May 2007
Volume 48, Issue 13
Free
ARVO Annual Meeting Abstract  |   May 2007
Application of Gene-Engineered Dendritic Cells Secreting CTLA4-Ig and vIL-10 Leads to Prolongation of Corneal Allograft Survival
Author Affiliations & Notes
  • S. Schlickeiser
    Charité Universitaetsmedizin, Berlin, Germany
    Institute of Medical Immunology,
  • U. Pleyer
    Charité Universitaetsmedizin, Berlin, Germany
    Dept. of Ophthalmology,
  • T. Ritter
    Regenerative Medicine Institute, National University of Ireland, Galway, Ireland
  • X. Li
    Dept. of Ophthalmology, Huazhong University of Science and Technology, Wuhan, China
  • C. Appelt
    Charité Universitaetsmedizin, Berlin, Germany
    Institute of Medical Immunology,
  • H.-D. Volk
    Charité Universitaetsmedizin, Berlin, Germany
    Institute of Medical Immunology,
  • B. Sawitzki
    Charité Universitaetsmedizin, Berlin, Germany
    Institute of Medical Immunology,
  • Footnotes
    Commercial Relationships S. Schlickeiser, None; U. Pleyer, None; T. Ritter, None; X. Li, None; C. Appelt, None; H. Volk, None; B. Sawitzki, None.
  • Footnotes
    Support DFG Pl 150/14-1 and DFG Ri 764/10-1
Investigative Ophthalmology & Visual Science May 2007, Vol.48, 184. doi:https://doi.org/
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      S. Schlickeiser, U. Pleyer, T. Ritter, X. Li, C. Appelt, H.-D. Volk, B. Sawitzki; Application of Gene-Engineered Dendritic Cells Secreting CTLA4-Ig and vIL-10 Leads to Prolongation of Corneal Allograft Survival. Invest. Ophthalmol. Vis. Sci. 2007;48(13):184. doi: https://doi.org/.

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      © ARVO (1962-2015); The Authors (2016-present)

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Abstract

Purpose:: Recent approaches in transplantation medicine to induce donor-specific tolerance focus on the application of tolerogenic dendritic cells (DCs). It has been previously shown that adenoviral CTLA4-Ig or vIL-10 gene therapy successfully prevented allograft rejection in experimental keratoplasty. Since systemic administration of adenoviral particles is associated with undesired effects, this study focuses on the adoptive transfer of ex vivo gene-modified DCs.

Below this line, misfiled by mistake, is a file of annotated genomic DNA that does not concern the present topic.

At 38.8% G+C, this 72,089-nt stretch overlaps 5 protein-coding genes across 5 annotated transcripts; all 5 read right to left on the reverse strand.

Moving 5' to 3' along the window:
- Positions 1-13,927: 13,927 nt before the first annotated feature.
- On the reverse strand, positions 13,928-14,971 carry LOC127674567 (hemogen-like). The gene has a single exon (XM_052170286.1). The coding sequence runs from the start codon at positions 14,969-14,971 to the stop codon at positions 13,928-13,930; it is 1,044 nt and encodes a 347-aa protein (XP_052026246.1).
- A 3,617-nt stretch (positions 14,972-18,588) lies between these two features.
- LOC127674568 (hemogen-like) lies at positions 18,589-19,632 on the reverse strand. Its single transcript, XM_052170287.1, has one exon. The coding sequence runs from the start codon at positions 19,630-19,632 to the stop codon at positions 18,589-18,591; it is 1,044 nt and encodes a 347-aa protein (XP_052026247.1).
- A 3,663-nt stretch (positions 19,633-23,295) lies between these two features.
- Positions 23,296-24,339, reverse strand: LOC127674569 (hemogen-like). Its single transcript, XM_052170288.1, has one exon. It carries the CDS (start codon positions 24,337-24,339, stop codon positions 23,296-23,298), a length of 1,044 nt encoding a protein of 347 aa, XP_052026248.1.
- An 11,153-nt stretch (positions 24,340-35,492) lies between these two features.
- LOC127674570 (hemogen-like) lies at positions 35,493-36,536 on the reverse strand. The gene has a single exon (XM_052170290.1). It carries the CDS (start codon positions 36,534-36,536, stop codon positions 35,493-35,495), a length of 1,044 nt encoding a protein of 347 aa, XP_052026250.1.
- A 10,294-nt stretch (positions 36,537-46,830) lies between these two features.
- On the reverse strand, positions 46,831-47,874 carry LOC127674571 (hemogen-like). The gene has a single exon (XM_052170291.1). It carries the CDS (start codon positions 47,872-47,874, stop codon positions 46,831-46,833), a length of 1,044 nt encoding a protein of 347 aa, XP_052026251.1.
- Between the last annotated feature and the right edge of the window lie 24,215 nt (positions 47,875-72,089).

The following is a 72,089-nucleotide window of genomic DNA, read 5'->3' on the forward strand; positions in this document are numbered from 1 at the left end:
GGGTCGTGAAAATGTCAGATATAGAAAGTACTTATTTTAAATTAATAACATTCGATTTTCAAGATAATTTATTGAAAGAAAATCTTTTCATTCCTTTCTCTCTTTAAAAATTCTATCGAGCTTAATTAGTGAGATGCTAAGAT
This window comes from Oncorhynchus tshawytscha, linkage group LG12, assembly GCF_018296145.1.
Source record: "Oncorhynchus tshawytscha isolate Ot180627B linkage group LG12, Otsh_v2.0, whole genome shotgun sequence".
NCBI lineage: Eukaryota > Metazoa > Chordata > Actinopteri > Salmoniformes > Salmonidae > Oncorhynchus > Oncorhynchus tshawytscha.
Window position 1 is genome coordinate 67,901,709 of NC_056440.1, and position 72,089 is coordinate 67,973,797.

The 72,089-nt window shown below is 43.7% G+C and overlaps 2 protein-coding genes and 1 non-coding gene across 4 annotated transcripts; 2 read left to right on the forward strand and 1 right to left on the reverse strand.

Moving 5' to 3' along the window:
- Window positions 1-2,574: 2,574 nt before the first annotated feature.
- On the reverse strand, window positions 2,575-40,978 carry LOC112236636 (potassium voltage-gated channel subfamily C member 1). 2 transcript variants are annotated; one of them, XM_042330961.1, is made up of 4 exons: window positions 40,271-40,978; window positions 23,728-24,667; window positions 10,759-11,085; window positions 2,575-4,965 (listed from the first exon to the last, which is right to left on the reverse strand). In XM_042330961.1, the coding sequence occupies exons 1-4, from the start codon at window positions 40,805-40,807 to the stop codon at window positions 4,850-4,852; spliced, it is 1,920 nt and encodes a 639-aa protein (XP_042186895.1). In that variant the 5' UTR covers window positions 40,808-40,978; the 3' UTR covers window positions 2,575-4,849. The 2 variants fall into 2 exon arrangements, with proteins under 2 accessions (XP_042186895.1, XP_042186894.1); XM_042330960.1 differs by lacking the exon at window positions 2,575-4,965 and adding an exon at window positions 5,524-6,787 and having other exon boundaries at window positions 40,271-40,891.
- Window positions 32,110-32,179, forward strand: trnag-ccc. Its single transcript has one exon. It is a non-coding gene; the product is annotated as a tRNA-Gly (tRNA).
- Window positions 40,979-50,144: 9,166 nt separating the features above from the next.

Methods:: DCs were generated from murine bone marrow of BALB/c mice. Cells were transduced with an adenovirus encoding vIL-10, CTLA4-Ig or EGFP as control. Allostimulatory capacity of DCs was determined by analyzing the proliferation of co-cultured allogeneic T cells. 7 days prior to experimental keratoplasty 2x106 transduced BALB/c donor DCs wereinjected i.v. into C57BL/6 mice receiving corneal allografts. Transplants weredaily graded by a rejection score based on cornea clarity and edema. Recipient alloantibody production and presence of Foxp3+ CD25+ CD4+ regulatory T cells in lymphoid organs were analyzed by flow cytometry.

Results:: In vitro, transgene-expression dramatically diminished the allo-stimulatory capacity after LPS stimulation of CTLA4-Ig transduced DCs and to a lesser extent of vIL-10 secreting cells. In contrast, adoptive transfer of CTLA4-Ig transduced DCs resulted in a moderate reduction of the rejection rate (p=0.455), whereas vIL-10 expressing DCs significantly prolonged allograft survival (p=0.0049). This was confirmed by increased frequencies of Foxp3+ CD25+ CD4+ regulatory T cells in spleen of animals receiving CTLA4-Ig (p=0.275) and vIL-10 (p=0.0495) transduced DCs, respectively.

Conclusions:: Tolerogenic dendritic cells could successfully be generated by CTLA4-Ig and vIL-10 adenoviral gene transfer. Adoptive transfer of gene-engineered DCs is a promising approach for the prevention of corneal allograft rejection. (Supported in part by DFG Pl 150/14-1 and Ri 764/10-1)

Keywords: gene transfer/gene therapy • cornea: clinical science • transplantation 
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